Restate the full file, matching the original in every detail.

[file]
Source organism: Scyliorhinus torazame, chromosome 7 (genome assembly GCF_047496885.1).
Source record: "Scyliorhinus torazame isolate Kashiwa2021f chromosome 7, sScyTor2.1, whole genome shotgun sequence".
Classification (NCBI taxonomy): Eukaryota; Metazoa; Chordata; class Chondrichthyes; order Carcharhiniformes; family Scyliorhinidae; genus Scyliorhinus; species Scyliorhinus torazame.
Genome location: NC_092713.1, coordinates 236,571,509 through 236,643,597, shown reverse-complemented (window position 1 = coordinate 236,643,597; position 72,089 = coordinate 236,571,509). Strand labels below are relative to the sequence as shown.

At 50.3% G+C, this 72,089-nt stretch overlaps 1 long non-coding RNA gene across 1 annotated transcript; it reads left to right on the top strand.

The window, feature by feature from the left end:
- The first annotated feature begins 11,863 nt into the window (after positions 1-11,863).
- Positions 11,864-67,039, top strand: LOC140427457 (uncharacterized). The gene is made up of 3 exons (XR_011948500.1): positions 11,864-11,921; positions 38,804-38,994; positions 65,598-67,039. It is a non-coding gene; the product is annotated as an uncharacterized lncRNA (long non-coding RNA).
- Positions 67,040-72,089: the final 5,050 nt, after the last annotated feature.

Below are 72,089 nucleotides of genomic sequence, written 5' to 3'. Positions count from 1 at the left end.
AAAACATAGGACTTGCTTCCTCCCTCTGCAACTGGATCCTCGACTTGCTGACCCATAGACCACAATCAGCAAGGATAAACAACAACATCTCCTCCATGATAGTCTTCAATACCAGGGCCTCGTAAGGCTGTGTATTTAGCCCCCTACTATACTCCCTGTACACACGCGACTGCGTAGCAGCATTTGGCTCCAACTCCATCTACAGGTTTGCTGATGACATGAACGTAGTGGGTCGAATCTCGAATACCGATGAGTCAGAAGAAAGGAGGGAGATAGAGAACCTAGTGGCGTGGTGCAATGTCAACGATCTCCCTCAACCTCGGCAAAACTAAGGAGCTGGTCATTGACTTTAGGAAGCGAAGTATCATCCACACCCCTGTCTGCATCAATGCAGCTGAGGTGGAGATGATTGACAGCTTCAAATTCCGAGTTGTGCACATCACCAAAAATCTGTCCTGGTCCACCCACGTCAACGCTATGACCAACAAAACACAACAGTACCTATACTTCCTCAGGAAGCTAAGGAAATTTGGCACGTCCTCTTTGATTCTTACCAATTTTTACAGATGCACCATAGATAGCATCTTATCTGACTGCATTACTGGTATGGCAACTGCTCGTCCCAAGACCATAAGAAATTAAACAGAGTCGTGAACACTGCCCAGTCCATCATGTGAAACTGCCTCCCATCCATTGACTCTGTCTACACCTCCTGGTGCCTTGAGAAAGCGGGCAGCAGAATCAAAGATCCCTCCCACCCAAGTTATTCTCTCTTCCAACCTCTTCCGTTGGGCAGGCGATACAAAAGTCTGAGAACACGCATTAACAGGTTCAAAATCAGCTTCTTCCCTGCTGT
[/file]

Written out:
Source organism: Scyliorhinus torazame, chromosome 7 (genome assembly GCF_047496885.1).
Source record: "Scyliorhinus torazame isolate Kashiwa2021f chromosome 7, sScyTor2.1, whole genome shotgun sequence".
Classification (NCBI taxonomy): Eukaryota; Metazoa; Chordata; class Chondrichthyes; order Carcharhiniformes; family Scyliorhinidae; genus Scyliorhinus; species Scyliorhinus torazame.
Genome location: NC_092713.1, coordinates 236,571,509 through 236,643,597, shown reverse-complemented (window position 1 = coordinate 236,643,597; position 72,089 = coordinate 236,571,509). Strand labels below are relative to the sequence as shown.

At 50.3% G+C, this 72,089-nt stretch overlaps 1 long non-coding RNA gene across 1 annotated transcript; it reads left to right on the top strand.

The window, feature by feature from the left end:
- The first annotated feature begins 11,863 nt into the window (after positions 1-11,863).
- Positions 11,864-67,039, top strand: LOC140427457 (uncharacterized). The gene is made up of 3 exons (XR_011948500.1): positions 11,864-11,921; positions 38,804-38,994; positions 65,598-67,039. It is a non-coding gene; the product is annotated as an uncharacterized lncRNA (long non-coding RNA).
- Positions 67,040-72,089: the final 5,050 nt, after the last annotated feature.

Below are 72,089 nucleotides of genomic sequence, written 5' to 3'. Positions count from 1 at the left end.
AAAACATAGGACTTGCTTCCTCCCTCTGCAACTGGATCCTCGACTTGCTGACCCATAGACCACAATCAGCAAGGATAAACAACAACATCTCCTCCATGATAGTCTTCAATACCAGGGCCTCGTAAGGCTGTGTATTTAGCCCCCTACTATACTCCCTGTACACACGCGACTGCGTAGCAGCATTTGGCTCCAACTCCATCTACAGGTTTGCTGATGACATGAACGTAGTGGGTCGAATCTCGAATACCGATGAGTCAGAAGAAAGGAGGGAGATAGAGAACCTAGTGGCGTGGTGCAATGTCAACGATCTCCCTCAACCTCGGCAAAACTAAGGAGCTGGTCATTGACTTTAGGAAGCGAAGTATCATCCACACCCCTGTCTGCATCAATGCAGCTGAGGTGGAGATGATTGACAGCTTCAAATTCCGAGTTGTGCACATCACCAAAAATCTGTCCTGGTCCACCCACGTCAACGCTATGACCAACAAAACACAACAGTACCTATACTTCCTCAGGAAGCTAAGGAAATTTGGCACGTCCTCTTTGATTCTTACCAATTTTTACAGATGCACCATAGATAGCATCTTATCTGACTGCATTACTGGTATGGCAACTGCTCGTCCCAAGACCATAAGAAATTAAACAGAGTCGTGAACACTGCCCAGTCCATCATGTGAAACTGCCTCCCATCCATTGACTCTGTCTACACCTCCTGGTGCCTTGAGAAAGCGGGCAGCAGAATCAAAGATCCCTCCCACCCAAGTTATTCTCTCTTCCAACCTCTTCCGTTGGGCAGGCGATACAAAAGTCTGAGAACACGCATTAACAGGTTCAAAATCAGCTTCTTCCCTGCTGT